* * *

We also face the possibility of events outside of our control, such as global warming that may set populations on the move (it’s too late to stop it; the best we can do now is try to reduce it and hope for the best) and true wildcards like getting smacked with a big rock from outer space. A very rare, effectively random catastrophic event could completely change–or destroy–our civilization. It has happened before. All bets are off if we get hit with something like that; it would literally be a whole new world.

When people say that something ‘could never happen’ I smile, because ‘never’ is a very, very long time.

Wrapping It Up

I’ve tried to bring some perspective to this debate. Far too many people are shot to death in this country, certainly, but the demonization of gun owners as all being collectively responsible for every one of those deaths goes too far. More than four times as many children under 12 drown each year as are killed with guns, but we don’t demonize swimming pool owners. Gun violence has been declining for years, even though people will tell you exactly the opposite. To solve a problem you must understand what the problem is, and you probably should know if it’s even the biggest problem you face.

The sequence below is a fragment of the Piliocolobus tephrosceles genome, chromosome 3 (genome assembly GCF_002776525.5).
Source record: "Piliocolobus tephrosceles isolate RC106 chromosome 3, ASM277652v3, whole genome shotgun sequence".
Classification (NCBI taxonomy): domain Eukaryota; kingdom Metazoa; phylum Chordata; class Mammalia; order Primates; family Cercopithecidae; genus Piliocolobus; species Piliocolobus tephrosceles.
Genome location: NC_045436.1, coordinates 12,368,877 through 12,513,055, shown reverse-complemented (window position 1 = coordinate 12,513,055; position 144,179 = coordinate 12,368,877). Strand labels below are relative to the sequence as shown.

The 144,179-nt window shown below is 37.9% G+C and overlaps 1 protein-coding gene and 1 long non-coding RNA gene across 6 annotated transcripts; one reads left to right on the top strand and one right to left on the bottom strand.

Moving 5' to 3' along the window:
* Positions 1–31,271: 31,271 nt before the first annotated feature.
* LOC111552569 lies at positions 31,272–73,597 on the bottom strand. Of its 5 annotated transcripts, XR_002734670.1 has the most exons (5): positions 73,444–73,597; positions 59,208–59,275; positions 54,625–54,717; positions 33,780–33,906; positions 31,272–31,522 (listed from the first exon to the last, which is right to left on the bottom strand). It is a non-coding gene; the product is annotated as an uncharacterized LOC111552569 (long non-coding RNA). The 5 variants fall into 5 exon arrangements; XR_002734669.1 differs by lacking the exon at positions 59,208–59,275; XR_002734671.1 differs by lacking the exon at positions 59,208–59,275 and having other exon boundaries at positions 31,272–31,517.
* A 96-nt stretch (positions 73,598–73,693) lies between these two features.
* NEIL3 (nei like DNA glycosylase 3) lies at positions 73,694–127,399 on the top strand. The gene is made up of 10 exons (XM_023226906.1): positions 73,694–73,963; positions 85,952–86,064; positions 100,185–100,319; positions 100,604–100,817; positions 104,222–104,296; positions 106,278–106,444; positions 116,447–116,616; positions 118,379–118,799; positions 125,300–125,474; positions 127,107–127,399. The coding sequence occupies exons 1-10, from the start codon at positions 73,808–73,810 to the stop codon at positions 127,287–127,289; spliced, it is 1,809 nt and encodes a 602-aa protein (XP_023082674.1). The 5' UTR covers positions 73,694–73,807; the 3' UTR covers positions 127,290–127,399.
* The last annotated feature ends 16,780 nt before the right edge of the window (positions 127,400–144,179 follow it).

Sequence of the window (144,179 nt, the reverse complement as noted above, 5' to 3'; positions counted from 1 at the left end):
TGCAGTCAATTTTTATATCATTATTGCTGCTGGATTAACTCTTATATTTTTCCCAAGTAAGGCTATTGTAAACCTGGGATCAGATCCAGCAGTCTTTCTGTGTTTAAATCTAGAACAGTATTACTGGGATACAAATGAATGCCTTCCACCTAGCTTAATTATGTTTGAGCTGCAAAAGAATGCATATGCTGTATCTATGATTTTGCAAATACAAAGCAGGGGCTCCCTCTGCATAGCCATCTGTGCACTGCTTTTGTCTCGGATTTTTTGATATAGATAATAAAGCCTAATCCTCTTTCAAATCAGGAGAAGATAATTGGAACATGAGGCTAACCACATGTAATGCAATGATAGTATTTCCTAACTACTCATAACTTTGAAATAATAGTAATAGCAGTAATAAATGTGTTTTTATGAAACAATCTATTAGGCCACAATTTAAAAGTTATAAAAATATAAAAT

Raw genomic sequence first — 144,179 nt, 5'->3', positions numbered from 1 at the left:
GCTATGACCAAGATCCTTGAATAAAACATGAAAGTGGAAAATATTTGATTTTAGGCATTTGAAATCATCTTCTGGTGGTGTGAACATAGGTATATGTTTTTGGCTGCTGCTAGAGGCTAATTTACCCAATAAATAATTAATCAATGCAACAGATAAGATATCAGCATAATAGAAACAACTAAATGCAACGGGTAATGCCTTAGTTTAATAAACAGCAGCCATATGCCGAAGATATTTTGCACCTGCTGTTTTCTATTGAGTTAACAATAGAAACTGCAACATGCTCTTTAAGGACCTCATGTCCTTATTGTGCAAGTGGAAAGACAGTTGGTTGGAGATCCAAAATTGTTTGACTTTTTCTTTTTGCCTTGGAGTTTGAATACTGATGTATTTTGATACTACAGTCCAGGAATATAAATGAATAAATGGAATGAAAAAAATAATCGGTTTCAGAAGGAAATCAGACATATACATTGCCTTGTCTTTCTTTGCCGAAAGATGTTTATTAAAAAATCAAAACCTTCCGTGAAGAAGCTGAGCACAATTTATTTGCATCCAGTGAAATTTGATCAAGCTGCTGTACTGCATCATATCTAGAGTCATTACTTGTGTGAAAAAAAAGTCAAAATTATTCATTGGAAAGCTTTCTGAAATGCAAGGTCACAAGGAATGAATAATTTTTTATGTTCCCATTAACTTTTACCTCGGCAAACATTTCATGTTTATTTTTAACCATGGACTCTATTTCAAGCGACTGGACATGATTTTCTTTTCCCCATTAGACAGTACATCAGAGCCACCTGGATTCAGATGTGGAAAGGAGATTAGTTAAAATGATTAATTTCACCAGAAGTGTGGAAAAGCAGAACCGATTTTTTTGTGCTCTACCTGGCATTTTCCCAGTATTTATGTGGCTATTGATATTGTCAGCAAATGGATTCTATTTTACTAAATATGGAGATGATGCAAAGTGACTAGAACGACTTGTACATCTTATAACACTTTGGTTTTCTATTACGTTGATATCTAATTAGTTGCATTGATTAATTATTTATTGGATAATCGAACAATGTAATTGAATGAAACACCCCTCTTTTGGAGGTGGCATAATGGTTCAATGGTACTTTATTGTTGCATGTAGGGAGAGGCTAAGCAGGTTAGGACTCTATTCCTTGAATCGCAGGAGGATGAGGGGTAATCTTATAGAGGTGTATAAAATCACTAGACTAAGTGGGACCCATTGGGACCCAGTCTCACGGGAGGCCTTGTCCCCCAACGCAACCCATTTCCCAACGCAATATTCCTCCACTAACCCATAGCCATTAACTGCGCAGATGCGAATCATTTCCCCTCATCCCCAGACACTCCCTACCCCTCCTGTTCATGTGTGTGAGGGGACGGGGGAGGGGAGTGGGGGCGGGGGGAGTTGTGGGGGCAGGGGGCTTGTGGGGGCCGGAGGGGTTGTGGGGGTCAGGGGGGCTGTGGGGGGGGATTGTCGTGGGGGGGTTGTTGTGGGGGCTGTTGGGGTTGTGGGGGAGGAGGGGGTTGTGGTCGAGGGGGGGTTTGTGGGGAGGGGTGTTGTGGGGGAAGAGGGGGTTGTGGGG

More than the actual deaths caused by people using them, ‘assault weapons’ are, I think, a proxy for our fears. They seem the very embodiment of ‘stranger danger’; the bad man who is going to come out of nowhere and hurt your children. But they are used in a very small number of crimes, and are just the sort of weapon that your children or grandchildren may desperately need someday, to counter a threat that isn’t even on your radar. I’ve tried to show a few examples of such situations that people have found themselves in in the past. Banning ‘assault weapons’ would be a feel-good act, a psychological salve for a few people, but would have no measurable impact on actual crime, and may very well cost lives in the future. How can I be so sure a ban wouldn’t reduce crime? We’ve done it before, remember. It didn’t make any difference then, and there’s no reason to think it would make any difference now. It’s basic math; banning something that is used in a tiny number of crimes is going to make, at best, a tiny difference in crime. It simply can’t do more, and may well do less.